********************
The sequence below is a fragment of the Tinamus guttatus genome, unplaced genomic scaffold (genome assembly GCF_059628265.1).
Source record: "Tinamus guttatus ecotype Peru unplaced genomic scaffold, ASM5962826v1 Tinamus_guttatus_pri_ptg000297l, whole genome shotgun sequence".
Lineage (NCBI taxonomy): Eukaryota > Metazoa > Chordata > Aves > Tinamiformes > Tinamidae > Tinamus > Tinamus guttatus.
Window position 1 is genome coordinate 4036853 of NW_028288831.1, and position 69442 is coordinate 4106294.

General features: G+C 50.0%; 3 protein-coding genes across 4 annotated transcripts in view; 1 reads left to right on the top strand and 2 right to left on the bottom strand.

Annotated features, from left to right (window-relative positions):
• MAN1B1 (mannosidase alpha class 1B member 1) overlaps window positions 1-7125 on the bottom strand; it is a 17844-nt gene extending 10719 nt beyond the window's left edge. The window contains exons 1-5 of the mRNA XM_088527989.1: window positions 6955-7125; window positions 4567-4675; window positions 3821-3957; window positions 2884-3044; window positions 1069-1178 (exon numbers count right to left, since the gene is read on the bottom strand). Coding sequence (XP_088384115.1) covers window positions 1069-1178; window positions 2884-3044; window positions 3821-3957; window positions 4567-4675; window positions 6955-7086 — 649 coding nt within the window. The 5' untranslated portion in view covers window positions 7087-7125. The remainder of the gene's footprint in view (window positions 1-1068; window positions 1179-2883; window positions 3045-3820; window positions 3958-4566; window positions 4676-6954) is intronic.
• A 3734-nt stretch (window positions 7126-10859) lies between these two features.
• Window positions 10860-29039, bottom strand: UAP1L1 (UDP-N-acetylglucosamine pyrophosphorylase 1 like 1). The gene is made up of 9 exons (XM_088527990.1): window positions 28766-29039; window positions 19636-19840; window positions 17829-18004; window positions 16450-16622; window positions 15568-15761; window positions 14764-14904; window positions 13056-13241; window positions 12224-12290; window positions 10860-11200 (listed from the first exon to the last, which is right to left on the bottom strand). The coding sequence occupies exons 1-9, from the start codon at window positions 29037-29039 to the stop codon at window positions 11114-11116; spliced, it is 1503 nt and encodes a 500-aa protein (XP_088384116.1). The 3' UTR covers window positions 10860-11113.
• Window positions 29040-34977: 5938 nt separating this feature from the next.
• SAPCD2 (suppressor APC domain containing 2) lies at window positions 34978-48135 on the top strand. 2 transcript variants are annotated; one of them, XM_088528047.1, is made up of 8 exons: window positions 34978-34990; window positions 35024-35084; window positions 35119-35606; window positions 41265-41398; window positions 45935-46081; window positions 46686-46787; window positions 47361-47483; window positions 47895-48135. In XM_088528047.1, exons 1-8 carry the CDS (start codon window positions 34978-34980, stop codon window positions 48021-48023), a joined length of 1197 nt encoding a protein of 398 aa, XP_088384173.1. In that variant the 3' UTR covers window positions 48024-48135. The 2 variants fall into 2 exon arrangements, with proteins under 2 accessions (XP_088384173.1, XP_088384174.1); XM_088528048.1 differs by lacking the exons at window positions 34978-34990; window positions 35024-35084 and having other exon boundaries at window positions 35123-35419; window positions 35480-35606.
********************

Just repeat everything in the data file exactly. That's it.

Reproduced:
The sequence below is a fragment of the Tinamus guttatus genome, unplaced genomic scaffold (genome assembly GCF_059628265.1).
Source record: "Tinamus guttatus ecotype Peru unplaced genomic scaffold, ASM5962826v1 Tinamus_guttatus_pri_ptg000297l, whole genome shotgun sequence".
Lineage (NCBI taxonomy): Eukaryota > Metazoa > Chordata > Aves > Tinamiformes > Tinamidae > Tinamus > Tinamus guttatus.
Window position 1 is genome coordinate 4036853 of NW_028288831.1, and position 69442 is coordinate 4106294.

General features: G+C 50.0%; 3 protein-coding genes across 4 annotated transcripts in view; 1 reads left to right on the top strand and 2 right to left on the bottom strand.

Annotated features, from left to right (window-relative positions):
• MAN1B1 (mannosidase alpha class 1B member 1) overlaps window positions 1-7125 on the bottom strand; it is a 17844-nt gene extending 10719 nt beyond the window's left edge. The window contains exons 1-5 of the mRNA XM_088527989.1: window positions 6955-7125; window positions 4567-4675; window positions 3821-3957; window positions 2884-3044; window positions 1069-1178 (exon numbers count right to left, since the gene is read on the bottom strand). Coding sequence (XP_088384115.1) covers window positions 1069-1178; window positions 2884-3044; window positions 3821-3957; window positions 4567-4675; window positions 6955-7086 — 649 coding nt within the window. The 5' untranslated portion in view covers window positions 7087-7125. The remainder of the gene's footprint in view (window positions 1-1068; window positions 1179-2883; window positions 3045-3820; window positions 3958-4566; window positions 4676-6954) is intronic.
• A 3734-nt stretch (window positions 7126-10859) lies between these two features.
• Window positions 10860-29039, bottom strand: UAP1L1 (UDP-N-acetylglucosamine pyrophosphorylase 1 like 1). The gene is made up of 9 exons (XM_088527990.1): window positions 28766-29039; window positions 19636-19840; window positions 17829-18004; window positions 16450-16622; window positions 15568-15761; window positions 14764-14904; window positions 13056-13241; window positions 12224-12290; window positions 10860-11200 (listed from the first exon to the last, which is right to left on the bottom strand). The coding sequence occupies exons 1-9, from the start codon at window positions 29037-29039 to the stop codon at window positions 11114-11116; spliced, it is 1503 nt and encodes a 500-aa protein (XP_088384116.1). The 3' UTR covers window positions 10860-11113.
• Window positions 29040-34977: 5938 nt separating this feature from the next.
• SAPCD2 (suppressor APC domain containing 2) lies at window positions 34978-48135 on the top strand. 2 transcript variants are annotated; one of them, XM_088528047.1, is made up of 8 exons: window positions 34978-34990; window positions 35024-35084; window positions 35119-35606; window positions 41265-41398; window positions 45935-46081; window positions 46686-46787; window positions 47361-47483; window positions 47895-48135. In XM_088528047.1, exons 1-8 carry the CDS (start codon window positions 34978-34980, stop codon window positions 48021-48023), a joined length of 1197 nt encoding a protein of 398 aa, XP_088384173.1. In that variant the 3' UTR covers window positions 48024-48135. The 2 variants fall into 2 exon arrangements, with proteins under 2 accessions (XP_088384173.1, XP_088384174.1); XM_088528048.1 differs by lacking the exons at window positions 34978-34990; window positions 35024-35084 and having other exon boundaries at window positions 35123-35419; window positions 35480-35606.